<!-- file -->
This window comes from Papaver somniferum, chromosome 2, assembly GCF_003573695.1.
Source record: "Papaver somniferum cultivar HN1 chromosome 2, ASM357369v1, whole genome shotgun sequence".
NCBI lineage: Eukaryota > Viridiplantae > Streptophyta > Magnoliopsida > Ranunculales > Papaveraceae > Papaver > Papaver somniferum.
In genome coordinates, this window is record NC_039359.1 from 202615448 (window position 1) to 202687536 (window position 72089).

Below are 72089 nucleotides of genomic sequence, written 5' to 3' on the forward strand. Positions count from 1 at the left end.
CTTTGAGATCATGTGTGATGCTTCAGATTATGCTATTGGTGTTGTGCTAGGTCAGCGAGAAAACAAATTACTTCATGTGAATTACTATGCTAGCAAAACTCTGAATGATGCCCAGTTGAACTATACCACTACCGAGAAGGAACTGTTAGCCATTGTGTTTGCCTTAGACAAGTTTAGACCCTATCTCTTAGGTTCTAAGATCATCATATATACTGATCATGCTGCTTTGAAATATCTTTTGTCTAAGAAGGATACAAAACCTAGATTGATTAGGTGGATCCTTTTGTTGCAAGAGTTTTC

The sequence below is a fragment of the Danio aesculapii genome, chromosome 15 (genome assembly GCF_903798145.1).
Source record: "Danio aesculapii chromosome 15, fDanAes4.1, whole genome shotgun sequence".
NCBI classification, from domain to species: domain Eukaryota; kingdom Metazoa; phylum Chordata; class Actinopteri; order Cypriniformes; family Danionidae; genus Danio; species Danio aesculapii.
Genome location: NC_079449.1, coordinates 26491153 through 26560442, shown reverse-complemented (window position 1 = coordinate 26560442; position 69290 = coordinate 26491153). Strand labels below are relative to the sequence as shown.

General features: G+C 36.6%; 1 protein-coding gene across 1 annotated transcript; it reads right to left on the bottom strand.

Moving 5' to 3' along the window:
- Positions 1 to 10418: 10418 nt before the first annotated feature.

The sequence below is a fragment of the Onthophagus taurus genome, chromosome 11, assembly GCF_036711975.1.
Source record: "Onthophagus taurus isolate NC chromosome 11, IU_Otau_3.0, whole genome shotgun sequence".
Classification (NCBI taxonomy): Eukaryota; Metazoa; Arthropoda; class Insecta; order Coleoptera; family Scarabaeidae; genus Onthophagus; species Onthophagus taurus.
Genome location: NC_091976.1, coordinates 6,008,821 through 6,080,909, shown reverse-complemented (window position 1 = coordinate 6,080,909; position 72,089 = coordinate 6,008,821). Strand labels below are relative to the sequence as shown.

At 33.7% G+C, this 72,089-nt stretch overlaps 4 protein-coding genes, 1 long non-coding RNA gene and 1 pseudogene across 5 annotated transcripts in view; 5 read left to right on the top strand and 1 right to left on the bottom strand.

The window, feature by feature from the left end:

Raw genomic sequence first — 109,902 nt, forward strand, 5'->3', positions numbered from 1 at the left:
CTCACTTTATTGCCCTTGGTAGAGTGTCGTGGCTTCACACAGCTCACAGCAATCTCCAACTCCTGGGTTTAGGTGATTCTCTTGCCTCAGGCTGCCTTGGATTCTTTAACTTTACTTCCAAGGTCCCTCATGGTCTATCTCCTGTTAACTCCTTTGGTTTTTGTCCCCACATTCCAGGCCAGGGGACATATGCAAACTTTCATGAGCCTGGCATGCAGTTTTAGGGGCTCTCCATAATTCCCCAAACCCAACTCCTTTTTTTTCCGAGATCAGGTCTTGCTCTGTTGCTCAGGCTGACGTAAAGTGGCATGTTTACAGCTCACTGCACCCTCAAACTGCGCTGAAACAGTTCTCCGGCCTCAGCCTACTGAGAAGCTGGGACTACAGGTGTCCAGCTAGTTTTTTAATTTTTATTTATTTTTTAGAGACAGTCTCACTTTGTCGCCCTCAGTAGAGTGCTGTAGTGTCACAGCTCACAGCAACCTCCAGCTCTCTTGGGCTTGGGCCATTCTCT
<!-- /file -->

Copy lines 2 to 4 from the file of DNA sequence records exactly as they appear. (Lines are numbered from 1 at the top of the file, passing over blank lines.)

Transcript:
Source record: "Papaver somniferum cultivar HN1 chromosome 2, ASM357369v1, whole genome shotgun sequence".
NCBI lineage: Eukaryota > Viridiplantae > Streptophyta > Magnoliopsida > Ranunculales > Papaveraceae > Papaver > Papaver somniferum.
In genome coordinates, this window is record NC_039359.1 from 202615448 (window position 1) to 202687536 (window position 72089).